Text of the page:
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In my last job, I was trying to document a large application and having
*major* problems because the programmers weren't keeping the tech writing
team up to date on the changes they were making. Talking to the programming
team leader didn't help: he didn't want to take either me or the
documentation seriously. I brought the problem to my manager, who suggested
that we take it through to the senior manager for the whole project, whom
the team leader would have to listen to.
We set up a meeting, and I explained the problem, giving specific instances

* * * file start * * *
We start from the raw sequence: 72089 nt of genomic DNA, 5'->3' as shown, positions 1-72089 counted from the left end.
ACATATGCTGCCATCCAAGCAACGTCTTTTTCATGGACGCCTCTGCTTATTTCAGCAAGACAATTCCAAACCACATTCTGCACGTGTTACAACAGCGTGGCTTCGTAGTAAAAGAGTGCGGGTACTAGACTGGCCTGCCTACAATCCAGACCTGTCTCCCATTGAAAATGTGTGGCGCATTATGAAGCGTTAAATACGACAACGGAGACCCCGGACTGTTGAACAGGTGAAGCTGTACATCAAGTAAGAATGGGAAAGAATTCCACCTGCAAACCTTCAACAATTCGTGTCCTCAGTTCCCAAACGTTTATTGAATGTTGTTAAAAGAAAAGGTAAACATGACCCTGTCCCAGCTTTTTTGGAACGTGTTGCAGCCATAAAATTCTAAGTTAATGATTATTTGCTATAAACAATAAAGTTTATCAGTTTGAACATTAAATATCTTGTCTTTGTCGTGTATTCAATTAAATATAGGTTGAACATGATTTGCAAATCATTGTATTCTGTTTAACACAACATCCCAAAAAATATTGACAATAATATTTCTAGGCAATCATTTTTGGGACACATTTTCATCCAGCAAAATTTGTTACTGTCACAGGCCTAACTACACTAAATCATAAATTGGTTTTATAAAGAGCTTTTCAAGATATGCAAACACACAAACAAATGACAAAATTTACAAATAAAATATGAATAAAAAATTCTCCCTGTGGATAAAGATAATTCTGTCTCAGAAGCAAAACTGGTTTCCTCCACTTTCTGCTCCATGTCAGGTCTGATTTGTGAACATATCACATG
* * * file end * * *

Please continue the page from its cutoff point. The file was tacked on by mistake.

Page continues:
where the online help was faulty because the programmers had made changes
and hadn't told us about them.
The manager responded: "Oh, what does it matter. No one looks at the online
When all else fails, read the manual.
If that doesn't work, do what it says.
Bruce Byfield wrote:
> Maybe list members can help me.
> I'm looking for humorous stories about technical-writers.
> I want to hear about bad pieces of writing, tantrums about being a
> "professional," misplaced artistic sensibilities, hysterical insistences
> overly-specialized, desperate tactics to get information from SMEs, warped
> perceptions about tech-writers in the corporate world, stupid office
> and anything else
> that appeals to your sense of humor about the profession.